Herpes Viruses of the Eyes
Patricia S. Bainter, MD
Dr. Bainter is a board-certified ophthalmologist. She received her BA from Pomona College in Claremont, CA, and her MD from the University of Colorado in Denver, CO. She completed an internal medicine internship at St. Joseph Hospital in Denver, CO, followed by an ophthalmology residency and a cornea and external disease fellowship, both at the University of Colorado. She became board certified by the American Board of Ophthalmology in 1998 and recertified in 2008. She is a fellow of the American Academy of Ophthalmology. Dr. Bainter practices general ophthalmology including cataract surgery and management of corneal and anterior segment diseases. She has volunteered in eye clinics in the Dominican Republic and Bosnia. She currently practices at One to One Eye Care in San Diego, CA.
Melissa Conrad Stöppler, MD
Melissa Conrad Stöppler, MD, is a U.S. board-certified Anatomic Pathologist with subspecialty training in the fields of Experimental and Molecular Pathology. Dr. Stöppler's educational background includes a BA with Highest Distinction from the University of Virginia and an MD from the University of North Carolina. She completed residency training in Anatomic Pathology at Georgetown University followed by subspecialty fellowship training in molecular diagnostics and experimental pathology.
- What are herpes viruses?
- Which types of herpes viruses can affect the eyes?
- What parts of the eyes are susceptible to herpes viruses?
- Who is at risk for herpes infections of the eyes?
- What are the signs and symptoms of herpes eye infections?
- How are herpes eye infections diagnosed?
- How are herpes eye infections treated?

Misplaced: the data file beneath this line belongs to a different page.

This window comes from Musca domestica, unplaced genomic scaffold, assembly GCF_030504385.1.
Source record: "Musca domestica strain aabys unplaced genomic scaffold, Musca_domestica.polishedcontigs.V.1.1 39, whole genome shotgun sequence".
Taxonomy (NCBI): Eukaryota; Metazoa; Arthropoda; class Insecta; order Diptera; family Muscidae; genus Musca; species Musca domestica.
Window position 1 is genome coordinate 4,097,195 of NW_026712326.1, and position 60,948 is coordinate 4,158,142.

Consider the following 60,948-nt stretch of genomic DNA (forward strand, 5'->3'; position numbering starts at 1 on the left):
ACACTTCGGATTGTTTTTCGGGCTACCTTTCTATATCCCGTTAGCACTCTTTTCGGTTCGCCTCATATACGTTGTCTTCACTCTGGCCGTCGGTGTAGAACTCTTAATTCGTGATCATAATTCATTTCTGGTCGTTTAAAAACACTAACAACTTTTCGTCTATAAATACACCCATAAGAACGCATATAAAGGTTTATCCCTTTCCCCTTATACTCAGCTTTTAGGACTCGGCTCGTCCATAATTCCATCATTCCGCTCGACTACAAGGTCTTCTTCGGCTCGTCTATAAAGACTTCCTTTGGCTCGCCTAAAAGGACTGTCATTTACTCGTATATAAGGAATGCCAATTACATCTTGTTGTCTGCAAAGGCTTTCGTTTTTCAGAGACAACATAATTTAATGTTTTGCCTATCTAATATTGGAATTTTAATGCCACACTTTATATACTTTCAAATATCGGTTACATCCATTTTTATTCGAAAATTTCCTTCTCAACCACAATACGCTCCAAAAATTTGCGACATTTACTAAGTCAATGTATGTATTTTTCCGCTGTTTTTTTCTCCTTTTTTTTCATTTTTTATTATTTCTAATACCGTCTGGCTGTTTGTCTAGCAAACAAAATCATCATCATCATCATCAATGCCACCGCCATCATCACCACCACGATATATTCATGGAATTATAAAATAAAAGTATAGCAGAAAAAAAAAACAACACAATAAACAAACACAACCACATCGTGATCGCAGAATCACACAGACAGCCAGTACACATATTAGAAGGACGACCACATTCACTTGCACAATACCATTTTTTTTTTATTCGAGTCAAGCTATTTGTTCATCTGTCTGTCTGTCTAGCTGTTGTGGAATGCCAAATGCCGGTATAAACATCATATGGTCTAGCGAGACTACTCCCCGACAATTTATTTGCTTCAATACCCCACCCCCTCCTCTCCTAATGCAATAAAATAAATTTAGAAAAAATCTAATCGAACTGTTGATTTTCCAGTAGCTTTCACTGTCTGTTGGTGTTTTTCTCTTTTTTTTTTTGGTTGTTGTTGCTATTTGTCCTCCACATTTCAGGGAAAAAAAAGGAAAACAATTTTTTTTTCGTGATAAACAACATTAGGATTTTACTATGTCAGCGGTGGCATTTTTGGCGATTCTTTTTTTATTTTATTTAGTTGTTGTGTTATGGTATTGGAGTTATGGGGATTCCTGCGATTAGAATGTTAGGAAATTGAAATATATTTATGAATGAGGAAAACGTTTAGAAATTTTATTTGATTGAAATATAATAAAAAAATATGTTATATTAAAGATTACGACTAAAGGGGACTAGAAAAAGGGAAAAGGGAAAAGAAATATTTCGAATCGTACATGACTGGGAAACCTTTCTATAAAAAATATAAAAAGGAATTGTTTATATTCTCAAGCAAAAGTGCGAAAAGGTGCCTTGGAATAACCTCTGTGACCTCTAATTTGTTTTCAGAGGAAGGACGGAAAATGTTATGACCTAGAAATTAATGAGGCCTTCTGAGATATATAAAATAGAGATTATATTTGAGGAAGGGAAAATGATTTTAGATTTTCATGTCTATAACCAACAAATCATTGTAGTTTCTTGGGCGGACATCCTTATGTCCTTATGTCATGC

- What are the possible risks and complications of untreated herpes eye infections?
- What is the prognosis of herpes eye infections?
- Can herpes eye infections be prevented?
- Patient Comments: Herpes of the Eye - Symptoms at Time of Diagnosis
- Find a local Eye Doctor in your town
What are herpes viruses?
There are several members of the herpes virus "family." They include herpes simplex virus-1 (HSV-1) and herpes simplex virus-2 (HSV-2), herpes zoster (HZV, also known as varicella-zoster virus or VZV), cytomegalovirus (CMV), and others.
Which types of herpes viruses can affect the eyes?
Herpes simplex virus-1 (HSV-1) is the most common herpes virus to affect the eyes. This is the same virus that causes cold sores on the lips. Herpes zoster which causes chickenpox in childhood and shingles in adulthood, can also affect the eye. Cytomegalovirus causes eye disease in immunocompromised people, such as HIV-infected patients with low T cell counts.
What parts of the eyes are susceptible to herpes viruses?
All the parts of the eye are susceptible to infection. When any part of the eye is affected, it is referred to as herpes ophthalmicus.
The cornea is most often affected by HSV and HZV. Infection or inflammation of the cornea is known as keratitis. But these viruses can also affect the skin of the eyelids, the uveal tissue (iris and choroid), and the retina. For this reason, a thorough eye exam is recommended to assess the extent of eye involvement.
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